Figure 3.

Anti-ADMATS13 antibody levels over the first month of follow-up after stopping PEX. The serial measurements of the median anti-ADAMTS13 IgG and inhibitor titer levels over the first 4 weeks after stopping PEX are shown. The anti-ADAMTS13 IgG levels are significantly lower in the prednisone-treated patients beginning in week 2, corresponding well to the improvement in ADAMTS13 activity. There was no statistically significant difference in the inhibitor titers between the 2 arms of the study.

The ADAMTS13 activity and anti-ADAMTS13 IgG antibody data from the first 6 months of follow-up for both the prednisone and the CSA arms of the study are shown in Figure 4. There was a gradual improvement in ADAMTS13 activity over time during ongoing therapy with CSA, with the prednisone-treated patients having stable ADAMTS13 activity despite discontinuing all steroid treatment after month 2.

Figure 4.

ADAMTS13 activity and anti-ADAMTS13 antibody levels over the 6 months after stopping PEX. The measurements of the median ADAMTS13 activity (A) and anti-ADAMTS13 IgG concentration (B) are shown for both the prednisone- and CSA-treated patients. Patients that suffered an exacerbation or that crossed over from another treatment arm are not included in these graphs. In the prednisone arm of the study, all prednisone was tapered and stopped at the end of month 2, whereas the CSA-treated patients continued with the full-dose treatment throughout the 6-month time period shown.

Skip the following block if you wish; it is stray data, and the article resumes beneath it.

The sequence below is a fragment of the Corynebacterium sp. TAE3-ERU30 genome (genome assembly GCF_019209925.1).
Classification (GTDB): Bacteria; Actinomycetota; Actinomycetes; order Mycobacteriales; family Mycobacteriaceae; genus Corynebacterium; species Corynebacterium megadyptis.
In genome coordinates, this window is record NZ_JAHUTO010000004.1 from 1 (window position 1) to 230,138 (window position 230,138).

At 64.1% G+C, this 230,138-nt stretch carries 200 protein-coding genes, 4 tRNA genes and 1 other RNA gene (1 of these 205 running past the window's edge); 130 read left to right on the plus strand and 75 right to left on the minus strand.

Safety and tolerability

Overall, therapy with prednisone and CSA was tolerated well with only minor side effects. Three of the 11 prednisone-treated patients that achieved remission tapered their steroids sooner than the planned 4 weeks due to side effects of the prednisone therapy (hyperglycemia, water retention, and insomnia, respectively). Two CSA-treated patients suffered side effects of therapy. One patient developed symptoms of shakiness that were associated with increased CSA concentrations and resolved with a CSA dose reduction. The other patient developed symptoms of restless legs after 3 months of CSA therapy that resolved after she stopped CSA.

Discussion

Despite their routine use in the treatment of iTTP, there are limited prospective data to support the efficacy of steroids or other forms of immunosuppressive therapy to decrease ADAMTS13 autoantibodies and improve ADAMTS13 activity in the treatment of iTTP. It has been presumed that steroids or other immunosuppressive therapies decrease the production of ADAMTS13 autoantibodies, but there have been no prospective randomized studies that demonstrate the efficacy of steroids to inhibit the production of ADAMTS13 autoantibodies in patients with iTTP. These data demonstrate for the first time, to our knowledge, the efficacy of prednisone (and CSA) in iTTP and provide evidence that their efficacy is at least in part due to the suppression of ADAMTS13 autoantibody production. Based on these results, corticosteroids should be used as an adjunct to PEX in all patients being treated for an acute episode of iTTP.